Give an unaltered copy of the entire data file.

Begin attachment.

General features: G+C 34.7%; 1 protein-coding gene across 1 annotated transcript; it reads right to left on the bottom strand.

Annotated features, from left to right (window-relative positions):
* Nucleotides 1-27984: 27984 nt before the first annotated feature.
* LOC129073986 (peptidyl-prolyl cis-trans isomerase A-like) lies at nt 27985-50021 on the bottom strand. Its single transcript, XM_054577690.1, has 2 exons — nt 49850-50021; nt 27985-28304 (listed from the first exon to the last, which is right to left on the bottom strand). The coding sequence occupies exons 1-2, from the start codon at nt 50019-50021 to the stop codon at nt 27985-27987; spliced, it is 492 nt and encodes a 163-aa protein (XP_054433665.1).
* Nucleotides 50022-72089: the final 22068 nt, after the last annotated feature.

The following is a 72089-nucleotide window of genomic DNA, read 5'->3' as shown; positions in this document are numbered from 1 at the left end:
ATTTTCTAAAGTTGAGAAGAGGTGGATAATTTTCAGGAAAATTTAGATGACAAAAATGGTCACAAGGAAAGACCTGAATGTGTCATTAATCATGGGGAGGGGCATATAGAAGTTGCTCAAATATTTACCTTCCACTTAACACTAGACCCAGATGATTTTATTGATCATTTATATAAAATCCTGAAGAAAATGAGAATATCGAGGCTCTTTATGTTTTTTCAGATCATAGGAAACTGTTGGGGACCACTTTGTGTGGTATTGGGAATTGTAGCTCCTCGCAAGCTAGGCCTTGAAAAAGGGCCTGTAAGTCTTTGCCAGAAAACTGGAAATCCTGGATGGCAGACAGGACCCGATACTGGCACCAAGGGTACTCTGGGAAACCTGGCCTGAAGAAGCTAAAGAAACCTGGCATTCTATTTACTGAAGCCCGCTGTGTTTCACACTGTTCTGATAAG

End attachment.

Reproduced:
General features: G+C 34.7%; 1 protein-coding gene across 1 annotated transcript; it reads right to left on the bottom strand.

Annotated features, from left to right (window-relative positions):
* Nucleotides 1-27984: 27984 nt before the first annotated feature.
* LOC129073986 (peptidyl-prolyl cis-trans isomerase A-like) lies at nt 27985-50021 on the bottom strand. Its single transcript, XM_054577690.1, has 2 exons — nt 49850-50021; nt 27985-28304 (listed from the first exon to the last, which is right to left on the bottom strand). The coding sequence occupies exons 1-2, from the start codon at nt 50019-50021 to the stop codon at nt 27985-27987; spliced, it is 492 nt and encodes a 163-aa protein (XP_054433665.1).
* Nucleotides 50022-72089: the final 22068 nt, after the last annotated feature.

The following is a 72089-nucleotide window of genomic DNA, read 5'->3' as shown; positions in this document are numbered from 1 at the left end:
ATTTTCTAAAGTTGAGAAGAGGTGGATAATTTTCAGGAAAATTTAGATGACAAAAATGGTCACAAGGAAAGACCTGAATGTGTCATTAATCATGGGGAGGGGCATATAGAAGTTGCTCAAATATTTACCTTCCACTTAACACTAGACCCAGATGATTTTATTGATCATTTATATAAAATCCTGAAGAAAATGAGAATATCGAGGCTCTTTATGTTTTTTCAGATCATAGGAAACTGTTGGGGACCACTTTGTGTGGTATTGGGAATTGTAGCTCCTCGCAAGCTAGGCCTTGAAAAAGGGCCTGTAAGTCTTTGCCAGAAAACTGGAAATCCTGGATGGCAGACAGGACCCGATACTGGCACCAAGGGTACTCTGGGAAACCTGGCCTGAAGAAGCTAAAGAAACCTGGCATTCTATTTACTGAAGCCCGCTGTGTTTCACACTGTTCTGATAAG